Finasteride (Propecia): Important Information to Understand

Dr. Steven Gabel offers his patients many treatment options for hair restoration and strives to stay on the cutting edge of modern medicine. Finasteride is an important medication to learn about.

One of the most common medications for treating male pattern baldness is the use of the medication finasteride, known better by the brand names Propecia (1-mg tablet) and Propecia (5-mg tablet).  It is the only FDA approved oral medication that is proven to effectively treat male pattern baldness (androgenetic alopecia).

Finasteride requires a physician’s prescription and only a thorough consultation with a qualified doctor can determine your best course of action for pursuing a medical treatment for your hair loss.

The Root of Male Pattern Baldness

Male pattern baldness is the most common cause of hair loss in men. Since male pattern baldness behaves in a progressive fashion, about a quarter of the men who have this condition will begin noticing hair loss as early as their teens, even before they reach 21.

As men age, 1 in 4 will notice thinning or baldness by the time they reach the age of 30. And by age 40 studies indicate that up to half of all men will notice cosmetically apparent hair loss.

Men who have male pattern baldness will lose their hair in a predictable pattern, typically defined on the Norwood Scale, beginning with the recession of the temples and then advancing over time to form a typical “M” shape as the hair line further recedes back and thins. Hair loss can also involve the crown, gradually advancing until the entire front, top, and crown are bald or very thin.

Male pattern baldness is caused by the effects of the male hormone dihydrotestosterone (DHT) on genetically susceptible hair follicles located in the front, top, and crown of the scalp. People with male pattern baldness are genetically predisposed to the DHT hormone that causes the miniaturization of their susceptible hair follicles, which shrink in size, both in diameter and length. As a result, the miniaturized follicle eventually produces a small, unpigmented vellus hair rather than the usual pigmented, normal terminal hair.

DHT also shortens the susceptible follicle’s growth (anagen) phase. These two effects cause the hair to become progressively shorter and finer until it eventually disappears to the naked eye and is no longer viable.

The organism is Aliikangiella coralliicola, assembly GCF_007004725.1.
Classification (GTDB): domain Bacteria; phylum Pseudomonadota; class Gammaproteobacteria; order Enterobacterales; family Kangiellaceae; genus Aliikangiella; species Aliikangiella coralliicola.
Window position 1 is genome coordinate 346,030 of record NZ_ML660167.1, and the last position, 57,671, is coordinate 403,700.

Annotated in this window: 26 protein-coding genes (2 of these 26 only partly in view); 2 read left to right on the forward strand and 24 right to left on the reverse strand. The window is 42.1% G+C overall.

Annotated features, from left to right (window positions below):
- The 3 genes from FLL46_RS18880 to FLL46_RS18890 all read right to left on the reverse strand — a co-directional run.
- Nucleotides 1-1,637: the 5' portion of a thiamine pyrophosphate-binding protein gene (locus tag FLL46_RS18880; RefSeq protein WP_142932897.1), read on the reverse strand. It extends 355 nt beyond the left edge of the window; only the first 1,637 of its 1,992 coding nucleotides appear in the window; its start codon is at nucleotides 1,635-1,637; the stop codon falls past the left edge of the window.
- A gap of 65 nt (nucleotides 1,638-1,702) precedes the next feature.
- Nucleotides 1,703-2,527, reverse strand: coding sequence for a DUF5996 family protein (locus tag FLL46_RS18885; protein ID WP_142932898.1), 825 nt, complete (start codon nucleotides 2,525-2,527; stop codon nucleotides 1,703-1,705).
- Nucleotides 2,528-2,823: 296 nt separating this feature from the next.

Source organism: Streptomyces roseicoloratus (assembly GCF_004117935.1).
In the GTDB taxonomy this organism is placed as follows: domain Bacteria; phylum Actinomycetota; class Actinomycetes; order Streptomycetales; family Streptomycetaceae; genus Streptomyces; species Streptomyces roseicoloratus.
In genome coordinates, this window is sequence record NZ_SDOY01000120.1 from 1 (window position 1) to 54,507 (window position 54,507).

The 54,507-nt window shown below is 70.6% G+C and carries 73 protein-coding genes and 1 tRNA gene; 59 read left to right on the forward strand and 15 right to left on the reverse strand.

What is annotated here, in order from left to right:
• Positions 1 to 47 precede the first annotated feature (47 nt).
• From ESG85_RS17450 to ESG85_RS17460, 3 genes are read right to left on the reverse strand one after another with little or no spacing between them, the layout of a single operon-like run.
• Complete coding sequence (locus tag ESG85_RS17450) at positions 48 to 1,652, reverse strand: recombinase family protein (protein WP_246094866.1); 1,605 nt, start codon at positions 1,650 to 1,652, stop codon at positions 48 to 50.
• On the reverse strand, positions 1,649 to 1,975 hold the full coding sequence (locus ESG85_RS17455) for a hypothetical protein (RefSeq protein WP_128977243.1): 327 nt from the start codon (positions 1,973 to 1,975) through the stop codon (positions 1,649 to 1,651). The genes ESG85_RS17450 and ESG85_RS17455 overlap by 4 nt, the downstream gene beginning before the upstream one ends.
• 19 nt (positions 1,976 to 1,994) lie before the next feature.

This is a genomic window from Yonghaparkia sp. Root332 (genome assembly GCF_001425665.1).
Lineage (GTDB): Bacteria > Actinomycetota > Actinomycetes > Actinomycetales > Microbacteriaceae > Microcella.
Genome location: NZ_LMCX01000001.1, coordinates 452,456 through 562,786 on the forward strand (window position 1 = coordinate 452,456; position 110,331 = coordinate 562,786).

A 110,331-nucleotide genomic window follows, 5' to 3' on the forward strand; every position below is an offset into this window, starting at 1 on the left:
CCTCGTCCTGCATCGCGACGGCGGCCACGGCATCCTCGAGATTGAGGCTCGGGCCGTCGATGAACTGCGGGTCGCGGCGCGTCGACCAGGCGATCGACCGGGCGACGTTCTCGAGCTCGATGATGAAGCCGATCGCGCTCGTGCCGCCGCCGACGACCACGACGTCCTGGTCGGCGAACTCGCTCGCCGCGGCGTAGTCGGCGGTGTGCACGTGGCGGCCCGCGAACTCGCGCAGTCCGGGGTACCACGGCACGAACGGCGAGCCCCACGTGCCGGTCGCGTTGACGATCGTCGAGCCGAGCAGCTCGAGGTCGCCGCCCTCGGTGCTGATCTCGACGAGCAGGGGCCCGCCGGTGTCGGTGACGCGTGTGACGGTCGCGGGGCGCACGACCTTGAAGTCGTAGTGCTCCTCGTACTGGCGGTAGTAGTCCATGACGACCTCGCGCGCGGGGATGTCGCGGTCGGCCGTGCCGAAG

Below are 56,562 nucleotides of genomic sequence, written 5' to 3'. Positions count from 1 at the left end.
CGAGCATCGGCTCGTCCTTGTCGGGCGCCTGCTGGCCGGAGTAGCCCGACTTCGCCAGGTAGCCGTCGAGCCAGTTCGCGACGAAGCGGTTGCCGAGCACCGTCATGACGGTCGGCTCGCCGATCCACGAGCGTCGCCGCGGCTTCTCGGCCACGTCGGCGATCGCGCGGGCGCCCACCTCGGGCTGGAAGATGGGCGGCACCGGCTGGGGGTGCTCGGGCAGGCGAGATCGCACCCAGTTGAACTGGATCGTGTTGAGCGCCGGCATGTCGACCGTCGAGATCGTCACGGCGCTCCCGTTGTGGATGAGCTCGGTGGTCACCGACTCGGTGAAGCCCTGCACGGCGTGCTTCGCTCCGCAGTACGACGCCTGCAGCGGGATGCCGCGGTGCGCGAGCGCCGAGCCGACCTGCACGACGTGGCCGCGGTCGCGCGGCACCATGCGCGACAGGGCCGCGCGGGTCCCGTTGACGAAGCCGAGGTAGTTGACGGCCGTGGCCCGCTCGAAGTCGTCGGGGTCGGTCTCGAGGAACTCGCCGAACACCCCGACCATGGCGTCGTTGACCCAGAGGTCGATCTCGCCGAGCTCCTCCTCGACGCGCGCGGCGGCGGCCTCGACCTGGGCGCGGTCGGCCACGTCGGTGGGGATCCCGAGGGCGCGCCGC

How Finasteride Works in The Body

Normally in men, the hormone testosterone is converted to the hormone DHT by the enzyme 5-alpha reductase.

finasteride-diagram-1a

Normal hormone pathway to make DHT

 

Finasteride works by blocking an enzyme 5-alpha reductase thereby significantly reducing the amount of DHT that the body produces. By blocking this enzyme, a patient can effectively lower the DHT in their body and spare their hair from the effects of DHT. This results in hair that maintains its shape effectively reducing miniaturization of the hairs. Finasteride causes a significant drop in both the scalp and the blood levels of DHT. Finasteride 1-mg/day decreases serum DHT levels by almost 70%.

finasteride-diagram-2a

Production of DHT is inhibited by Propecia (finasteride)

 

Clinical Studies of Finasteride

Controlled studies have shown that after five years of treatment, 90% of men taking finasteride experienced either a growth of new hair or a halt to their hair loss. Specifically, after five years, 48% of men demonstrated an increase in hair growth, 42% were rated as having no new hair loss while the remaining 10% were rated as having lost hair.

In contrast, 6% of men treated with a placebo demonstrated an increase in hair growth, 19% were rated as having no new hair loss while the remaining 75% were rated as having lost hair.

In the “Hair Count Clinical Study,” hair counts showed an average gain of 277 hairs per one-inch circle at the end of five years of observation. These hairs were significantly larger than the fine, miniaturized hair characteristic of balding men.

In the “Hair Weight Clinical Study,” a 34% increase in hair weight was observed between finasteride and the placebo after 96 weeks of clinical observation. By increasing hair weight, that effectively gives patients more volume, and ultimately a fuller appearance of hair.

Can Finasteride Help Preserve the Frontal Scalp?

Finasteride is often used to protect hair on the crown and top of the head from DHT’s effects, with some claiming it is less effective at preserving the frontal scalp and hairline from hair loss. However, there is published data from a controlled clinical trial of men with frontal hair loss that demonstrates improvement in the frontal region of the scalp. The efficacy of finasteride to retard or slow down hair loss is universal to all areas of the scalp so long as there is some hair in the area.

Although their mechanisms for promoting hair growth are different, both finasteride and minoxidil act to thicken miniaturized hair regardless of where it is on the scalp.

How Soon Can I See Results?

Finasteride should be taken once daily. Patients must commit to taking finasteride for one year or longer before its effects in preventing hair loss and re-growing hair can be accurately assessed. Finasteride takes up to a year or more to show its full effects in both preventing hair loss and in re-growing hair. During the first six months you may note some unwelcome thinning of your existing hair. This may be due to either progression of your hair loss before starting a finasteride regimen or some shedding of miniaturized hair that makes way for the new healthy anagen hair to grow.

It is important to be absolutely patient during this period of time. You should continue the medication for at least one year before you and your doctor can assess its benefits. If finasteride is able to benefit you in stalling or even stopping your hair loss, it will require a lifetime commitment to taking finasteride to maintain the results.